14. 14. 14 Mandatory Benefits Optional Benefits Essential Benefits • Inpatient hospital services • Outpatient hospital services • EPSDT • Nursing Facility Services • Home health services • Physician services • Rural health clinic services • Federally qualified health center services • Laboratory and X-ray services • Family planning services • Nurse Midwife services • Certified Pediatric and Family Nurse Practitioner services • Freestanding Birth Center services (when licensed or otherwise recognized by the state) • Transportation to medical care • Tobacco cessation counseling for pregnant women • Prescription Drugs • Clinic services • Physical therapy; occupational therapy • Speech, hearing and language disorder services • Respiratory care services • Other diagnostic, screening, preventive and rehabilitative services • Podiatry services; Optometry • Dental Service; Dentures • Prosthetics; eyeglasses • Other practitioner services • Private duty nursing services; personal care • Hospice • Case management • Inpatient psychiatric services for individuals under age 21 Market Place (10 essential services): 1. ambulatory patient services 2. emergency services 3. Hospitalization 4. maternity and newborn care 5. mental health and substance use disorder services, including behavioral health treatment; 6. prescription drugs 7. rehabilitative and habilitative services and devices 8. laboratory services 9. preventive and wellness services and chronic disease management 10. pediatric services, including oral and vision care Coverages
  15. 15. Means for Covering Services • Medicaid is an individual benefit—thus costs for care vary by individual based on their use and need; • CMS and State Medicaid programs are continuously analyzing and creating options and costs: costs incurred and costs avoided; • CMS offers different “means” to states for flexibility--- including managing care through waivers and options; • State plan options 15
  16. 16. Health Care Reform: Medicaid Costs 16 Basic and preventive services —for all Extensive Use/ Chronic care Deep End
  17. 17. Coverages • The Early and Periodic Screening, Diagnostic and Treatment (EPSDT) benefit provides comprehensive and preventive health care services for children under age 21 who are enrolled in Medicaid; • Under EPSDT, states are required to provide comprehensive services and furnish all Medicaid coverable, appropriate, and medically necessary services needed to correct and ameliorate health conditions, based on certain federal guidelines. 17
  18. 18. Coverages EPSDT is made up of the following screening, diagnostic, and treatment services: – Screening Services – Vision Services – Dental Services – Hearing Services – Other Necessary Health Care Services – Diagnostic Services – Treatment 18
  19. 19. Coverages • Another means of covering services is through “waivers”; • Waivers permit states to be excused from one or more of the Medicaid State Plan requirements – an example of this is the “statewideness” requirement; • The Affordable Care Act also provides some new options for coverage through State Plan Amendments; • One word on HCBS. 19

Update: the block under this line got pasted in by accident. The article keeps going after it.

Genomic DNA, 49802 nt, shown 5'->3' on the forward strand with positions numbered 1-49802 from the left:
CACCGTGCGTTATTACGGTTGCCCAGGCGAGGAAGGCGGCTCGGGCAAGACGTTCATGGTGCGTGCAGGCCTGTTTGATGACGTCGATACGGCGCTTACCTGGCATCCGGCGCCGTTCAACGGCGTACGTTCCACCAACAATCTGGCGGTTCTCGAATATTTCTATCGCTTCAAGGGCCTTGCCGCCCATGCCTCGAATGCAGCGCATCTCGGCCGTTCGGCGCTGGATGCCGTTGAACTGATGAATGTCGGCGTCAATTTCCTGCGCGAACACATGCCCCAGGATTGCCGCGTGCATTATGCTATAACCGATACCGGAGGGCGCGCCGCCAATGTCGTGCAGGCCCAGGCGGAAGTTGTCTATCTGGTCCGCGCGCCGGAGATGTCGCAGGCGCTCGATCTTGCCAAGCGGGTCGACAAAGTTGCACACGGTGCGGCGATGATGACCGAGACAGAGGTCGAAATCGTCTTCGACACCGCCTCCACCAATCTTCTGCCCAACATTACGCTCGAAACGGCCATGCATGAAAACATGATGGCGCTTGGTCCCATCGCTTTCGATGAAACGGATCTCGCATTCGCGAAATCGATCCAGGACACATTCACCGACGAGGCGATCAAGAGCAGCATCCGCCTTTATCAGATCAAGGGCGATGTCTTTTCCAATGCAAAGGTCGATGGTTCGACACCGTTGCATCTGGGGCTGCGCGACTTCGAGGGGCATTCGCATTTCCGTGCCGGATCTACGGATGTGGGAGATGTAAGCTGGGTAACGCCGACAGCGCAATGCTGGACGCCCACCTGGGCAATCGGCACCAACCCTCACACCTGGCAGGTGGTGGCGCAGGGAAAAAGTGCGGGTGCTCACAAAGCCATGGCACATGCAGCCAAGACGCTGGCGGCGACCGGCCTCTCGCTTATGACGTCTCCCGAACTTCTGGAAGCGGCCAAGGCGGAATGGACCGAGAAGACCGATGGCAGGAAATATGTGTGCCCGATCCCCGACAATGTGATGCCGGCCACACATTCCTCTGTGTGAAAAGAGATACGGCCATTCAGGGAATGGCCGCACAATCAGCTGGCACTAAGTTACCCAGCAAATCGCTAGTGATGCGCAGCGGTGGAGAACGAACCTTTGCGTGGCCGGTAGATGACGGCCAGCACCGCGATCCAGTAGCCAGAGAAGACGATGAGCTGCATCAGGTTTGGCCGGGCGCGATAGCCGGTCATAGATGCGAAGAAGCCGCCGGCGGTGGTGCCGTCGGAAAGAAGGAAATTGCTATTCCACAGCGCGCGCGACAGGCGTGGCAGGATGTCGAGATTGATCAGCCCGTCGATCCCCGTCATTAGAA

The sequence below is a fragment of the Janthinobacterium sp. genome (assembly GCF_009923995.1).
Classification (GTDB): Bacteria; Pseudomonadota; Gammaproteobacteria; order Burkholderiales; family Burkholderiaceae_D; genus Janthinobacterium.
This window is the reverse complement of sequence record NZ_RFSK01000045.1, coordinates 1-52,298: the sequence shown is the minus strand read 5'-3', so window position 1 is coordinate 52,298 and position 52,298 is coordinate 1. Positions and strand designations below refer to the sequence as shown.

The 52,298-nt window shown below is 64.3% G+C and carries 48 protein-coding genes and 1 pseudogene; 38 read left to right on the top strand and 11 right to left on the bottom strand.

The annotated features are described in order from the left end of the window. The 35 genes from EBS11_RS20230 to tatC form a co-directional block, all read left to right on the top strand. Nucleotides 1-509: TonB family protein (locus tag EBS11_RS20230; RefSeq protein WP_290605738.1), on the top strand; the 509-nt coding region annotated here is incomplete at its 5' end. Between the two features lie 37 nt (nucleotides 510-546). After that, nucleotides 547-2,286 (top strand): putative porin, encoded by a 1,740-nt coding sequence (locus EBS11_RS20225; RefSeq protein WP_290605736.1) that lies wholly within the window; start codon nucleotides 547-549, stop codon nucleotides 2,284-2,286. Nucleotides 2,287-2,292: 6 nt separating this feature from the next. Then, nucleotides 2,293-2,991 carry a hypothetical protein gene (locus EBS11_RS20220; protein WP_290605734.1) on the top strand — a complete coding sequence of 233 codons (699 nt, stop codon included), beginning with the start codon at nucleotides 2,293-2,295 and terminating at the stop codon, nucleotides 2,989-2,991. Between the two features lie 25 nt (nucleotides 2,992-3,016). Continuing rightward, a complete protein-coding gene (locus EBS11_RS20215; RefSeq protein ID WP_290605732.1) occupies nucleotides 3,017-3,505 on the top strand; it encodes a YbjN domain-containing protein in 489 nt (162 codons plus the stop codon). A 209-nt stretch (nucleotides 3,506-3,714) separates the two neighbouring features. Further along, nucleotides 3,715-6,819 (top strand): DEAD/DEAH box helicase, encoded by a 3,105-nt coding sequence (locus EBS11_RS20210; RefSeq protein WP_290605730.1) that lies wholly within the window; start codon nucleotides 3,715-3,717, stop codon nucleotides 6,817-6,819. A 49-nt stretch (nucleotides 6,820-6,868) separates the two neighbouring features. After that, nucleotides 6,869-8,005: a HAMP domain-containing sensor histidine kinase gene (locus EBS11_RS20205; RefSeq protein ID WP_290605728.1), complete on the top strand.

20. 20. Homeless Service Provider Options • Many organizations serving homeless families and youth are also Medicaid providers; • And/ or organizations can assist with enrollment and helping families and youth gain access to needed services; • How do you decide what works for your organization? – There is a role for every organization, healthcare matters 20
  21. 21. Three Steps for Providers to Examine Options • Crosswalk your services, provider qualifications, mgmt. capacity with requirements for specific Medicaid programs/ services; • “Map” the Medicaid system for persons who you serve from: enrollment referral assessment individualized plan service delivery (may need to authorized or approved at several points) and then repeated with re-evaluations and redeterminations. • Establish an agency business plan with multiple options. 21
  22. 22. Basics: Medicaid Managed Care • States “manage” care by enrolling people into managed care plans; either on a voluntary or mandatory basis; • States can implement a managed care delivery system using three basic types of federal authorities: • State plan authority [Section 1932(a)] • Waiver authority [Section 1915 (a) and (b)] • Waiver authority [Section 1115] • Regardless of the authority, states must comply with the federal regulations that govern managed care delivery systems. 22
  23. 23. Basics: Medicaid Managed Care • All three types of authorities give states the flexibility to not comply with statewideness, comparability and freedom of choice requirements; • States also have options types of approaches and for paying managed care organizations: – MCOs through a fully capitated model or – Primary Care Case Management arrangements. • There are literally dozens of models and hundreds of organizations managing Medicaid benefits across the country. 23
  24. 24. What’s In It: Medicaid Managed Care • Components (established with a mix of federal and state requirements) : – Establish networks; – Qualify providers; – Establish medical or clinical homes; – Pay providers negotiated or fixed fees for services, per diems or per episode; – Authorize and/or approve services; – Assure access---to programs and services; – Manage utilization and care; manage formulary; – Meet quality standards. 24
  25. 25. Louisiana PSH • A strong coalition of advocates, state leaders, providers and political leaders created the Louisiana PSH program as part of the state’s recovery hurricane effort in 2006; • This effort grew to include 3000 subsidies including 2000 PBV and 1000 S+C subsidies and $69 million for “start up” services; and • a significant change in Louisiana’s Medicaid program five years later; 25 Single family units in Jefferson Parish
  26. 26. Louisiana PSH 26 • PSH model is permanent, cross disability largely scattered site with families and single adults holding their own leases and getting assistance from local service providers; • Early efforts created nearly 1,000 units as set asides in LIHTC programs—today tenants in those units get Section 8 PBVThe Preserve in New Orleans • Over 60% of participants were homeless at time they entered the program
  27. 27. 27 Good Luck!! Resources: TAC Website: Contact Info: